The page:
Anadarko Supports Energy Research Excellence
Dr. Vladimir Alvarado in the UW Department of Chemical and Petroleum Engineering is trying to solve a sticky problem that's been around for a while: What do you do with the so-called "dirty water" that is produced from oil drilling. His solution? After conditioning this oil and water mix for stability, re-inject it. This serves three purposes: 1) it's a better way to dispose of the water, 2) 3‑5% more oil is recovered, which is actually quite a lot, and 3) it saves money.
For this research, he was awarded one of the first round of Anadarko Petroleum Corporation's Energy Resource Recovery Program prizes.
"This funding serves to produce data, which allows me to seek larger funding," Dr. Alvarado says. "I can't go to an oil company or the Department of Energy if I don't have preliminary data."
This program provides competitive awards to faculty, graduate students, and undergraduates in areas of partnership that focus on the exploration, development, or production of crude oil or natural gas as sources of energy.
"These fellowships recognize excellence among UW's young and developing energy faculty and students, and the funding provides them with opportunities to further their research," says Mark Northam, Director of the School of Energy Resources.
Industry developments that researchers may focus on include energy resource recovery maximization, critical midstream infrastructure development, minimization of the development footprint, development of the future energy workforce, reform of the permitting and regulatory process, enhanced oil recovery, carbon dioxide sequestration, water management, and other technical issues.
"Wyoming is blessed with an abundance of energy resources, and we are honored to play an integral role in advancing the technology and knowledge that helps develop these resources in a safe and environmentally sound manner," says Jim Kleckner, Anadarko Vice President, Operations, and member of the Wyoming Energy Resources Council. "Through our partnership with the University of Wyoming and the Anadarko Energy Resource Recovery Program, we hope to continue attracting talented engineering students and faculty that will keep Wyoming at the forefront of our nation's energy future."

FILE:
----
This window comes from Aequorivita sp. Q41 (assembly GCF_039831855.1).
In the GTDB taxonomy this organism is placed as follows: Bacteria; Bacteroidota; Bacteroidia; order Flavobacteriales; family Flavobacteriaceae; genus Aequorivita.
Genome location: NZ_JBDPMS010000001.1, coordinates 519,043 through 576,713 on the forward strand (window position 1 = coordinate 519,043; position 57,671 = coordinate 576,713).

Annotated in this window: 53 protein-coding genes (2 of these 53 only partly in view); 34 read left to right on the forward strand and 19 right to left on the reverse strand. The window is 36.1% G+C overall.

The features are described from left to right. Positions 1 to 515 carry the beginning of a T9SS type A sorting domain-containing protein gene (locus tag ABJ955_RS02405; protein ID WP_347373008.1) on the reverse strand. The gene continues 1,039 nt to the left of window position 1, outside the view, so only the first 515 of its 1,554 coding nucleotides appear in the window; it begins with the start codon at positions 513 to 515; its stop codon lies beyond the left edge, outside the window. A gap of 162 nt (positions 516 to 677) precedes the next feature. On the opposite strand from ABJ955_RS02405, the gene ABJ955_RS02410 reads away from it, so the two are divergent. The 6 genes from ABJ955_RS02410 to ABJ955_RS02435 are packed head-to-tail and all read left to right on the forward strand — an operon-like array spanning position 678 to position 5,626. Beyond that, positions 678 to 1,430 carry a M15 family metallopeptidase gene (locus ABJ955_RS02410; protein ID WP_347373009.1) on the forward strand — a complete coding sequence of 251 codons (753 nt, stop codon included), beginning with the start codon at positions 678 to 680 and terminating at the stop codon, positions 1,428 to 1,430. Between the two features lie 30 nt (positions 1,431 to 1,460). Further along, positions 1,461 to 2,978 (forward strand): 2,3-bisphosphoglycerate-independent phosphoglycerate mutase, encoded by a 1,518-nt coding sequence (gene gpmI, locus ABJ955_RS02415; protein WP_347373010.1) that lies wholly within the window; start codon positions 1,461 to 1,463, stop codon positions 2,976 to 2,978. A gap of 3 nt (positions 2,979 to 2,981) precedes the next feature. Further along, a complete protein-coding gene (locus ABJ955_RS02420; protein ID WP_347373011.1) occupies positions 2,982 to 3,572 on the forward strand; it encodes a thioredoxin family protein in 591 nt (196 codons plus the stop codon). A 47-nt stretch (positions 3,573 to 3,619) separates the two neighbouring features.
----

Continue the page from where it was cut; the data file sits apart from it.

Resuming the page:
The endowment funds faculty fellowships, graduate student fellowships, and experiential learning (undergraduate) internships. The faculty fellowship provides support for the research of young, energetic, talented faculty and serves to attract them to energy and energy-related research, further promoting and sustaining this area of distinction for UW.
Graduate fellowships are awarded on a competitive basis to graduate students conducting research in energy disciplines. Graduate students are key research partners for faculty. Experiential learning internships are awarded to outstanding juniors or seniors, who then have the opportunity to engage in oil and natural gas recovery research.
The awards are in the amounts of $15,000 for faculty, $5,000 for graduate students, and $4,000 for undergraduates. In order to receive an award, faculty and students alike present proposals and are selected by an award committee consisting of the Director of the School of Energy Resources and faculty members from within the principal energy resource recovery disciplines. The funds can be flexibly applied and therefore can go to areas of high need.
These fellowships also connect faculty and students from across campus, including the disciplines of chemical, petroleum, civil, environmental, and mechanical engineering, geology and geophysics, and chemistry.